whenever I could I walked up to it's entrance and gazed out upon this wonderland.
The Chicago Cat was my first rollercoaster and it seemed to me like the
cars could fall off the track as we zipped around it's turns. The
Chicago Loop was more than a little bit impressive to watch. I used
to sit right under it's corkscrews and watch it go overhead. It seemed
like it went so high it almost touched the roof and what I remember of the
time that I rode it was looking up as we went through the corkscrew and
seeing Old Chicago's floor above me.
The Four Seasons ride was one of my favorites. I have real vague
memories of what it's actual story line was. It took you thorough
the four seasons of the year and my memories are of the winter section where
it was suddenly cold and there was an ice covered pond and snow everywhere.
There were a few shows at Old Chicago but the Circus was the most memorable
one for me. The circus was nice but what I remember most about it
was that the Chicago Loop wrapped around the back of the bleachers.
I always sat up at the back and always waited for the next time the coaster
to speed by every couple of minutes.
When Old Chicago opened the Fun Factory play area we visited the park
quite a bit more as you could pay to just enter that area and it was quite
a bit less expensive than a trip into the Fairgrounds as a whole.
You could run, crawl and climb all over the whole thing as it was a massive
playground. I loved the big punching bags that you could run through
and bash into each other with.
Once in a while my Mom would take my sister and me to Old Chicago on
a week day when the park was empty. She'd pay for the two of us to
get in and then take a seat near the entrance and just let us go play.
We'd go hit the Fun Factory and the Four Seasons but often we'd go and marathon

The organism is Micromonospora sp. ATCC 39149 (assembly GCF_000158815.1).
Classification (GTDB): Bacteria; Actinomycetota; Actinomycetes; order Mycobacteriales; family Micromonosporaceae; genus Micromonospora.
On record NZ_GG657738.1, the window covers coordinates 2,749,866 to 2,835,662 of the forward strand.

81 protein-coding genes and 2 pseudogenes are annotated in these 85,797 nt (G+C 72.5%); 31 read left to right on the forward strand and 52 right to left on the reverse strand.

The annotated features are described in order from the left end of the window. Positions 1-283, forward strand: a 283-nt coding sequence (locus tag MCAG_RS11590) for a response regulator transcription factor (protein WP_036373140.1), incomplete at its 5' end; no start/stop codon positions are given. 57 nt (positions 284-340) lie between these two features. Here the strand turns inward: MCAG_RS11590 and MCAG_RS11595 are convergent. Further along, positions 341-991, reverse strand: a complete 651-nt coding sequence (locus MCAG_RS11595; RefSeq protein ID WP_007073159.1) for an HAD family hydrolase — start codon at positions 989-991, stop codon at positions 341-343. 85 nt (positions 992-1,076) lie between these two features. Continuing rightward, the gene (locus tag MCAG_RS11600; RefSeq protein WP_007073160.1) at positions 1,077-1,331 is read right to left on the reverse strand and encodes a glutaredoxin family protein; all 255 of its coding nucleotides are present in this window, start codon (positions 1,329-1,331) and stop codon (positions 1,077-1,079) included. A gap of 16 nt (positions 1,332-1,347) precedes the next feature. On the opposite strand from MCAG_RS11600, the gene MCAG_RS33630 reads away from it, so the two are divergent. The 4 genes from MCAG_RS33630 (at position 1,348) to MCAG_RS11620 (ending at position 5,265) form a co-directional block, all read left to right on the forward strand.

on the Old Chicago Log Race.
The Log Race was a really fun log flume. It started out with a
long twisting tunnel that we'd always shriek or make noises in. Eventually
you'd emerge from the darkness and head up it's lift hill before plunging
into the little lake at it's bottom. You really didn't get that wet
on it but you didn't need to as Old Chicago was always a nice warm temperature
even if it was below zero outside. We were instructed to look up at
Mom every once in a while and eventually she'd wave us to come to her therefore
ending our riding the Log Race over and over.
My last visit to Old Chicago was with a couple of friends. It was
in early 1980 and I was eight years old. Jack Alvarado, Scott Peterson
and I rode our bikes to Scott's Grandparents house which sat on I-55's frontage
road a short distance from Old Chicago. After we visited them for
a while we headed for Old Chicago. We rode up to the massive building
with hardly a car in the parking lot and leaned our bikes onto one of the
lions pedestals and went into Old Chicago.
There were very few stores left in the mall as we walked around to take
a look at the park. It was a ghost town and outside of the very few
employees we were the only people there. Old Chicago was dying.
We made our way to the entrance of the Fairgrounds and didn't even see a
soul there. We thought about just walking into the park but really
didn't want to get into trouble so we just looked down on the still park.
I remember standing there looking from ride to thinking about all the
fun times that I had there. I remembered the Log Race marathons with
my sister, climbing around in the Fun Factory, watching the floor become
my sky while going through the Chicago Loop's corkscrews and I remembered
most importantly that Old Chicago was a place that even though my family
life was hellish and it seemed that no one loved each other, we became a
family at Old Chicago.
We stood there for a little while longer then turned our backs and walked
We eventually moved out of the area but every once in a while I'd
find myself going through Bolingbrook, whether going to the water slide
that once sat across I-55 from it's hulking remains or to visit friends
who still lived in Romeoville. Each time I saw that building it brought
back my memories.
The last I saw of Old Chicago was early in 1986. I was onboard
a buss headed to Springfield for the Lisle Jr. High 8th grade trip.
We left well before sunrise and by the time we reached I-55 the sun was
just peaking over the horizon. I remember sitting in the back of the
buss and looking back toward Old Chicago. The dome no longer towered
over the plains but instead was a huge pile of debris silhouetted by the
rising sun of a new day.
Goodbye old friend, goodbye Old Chicago.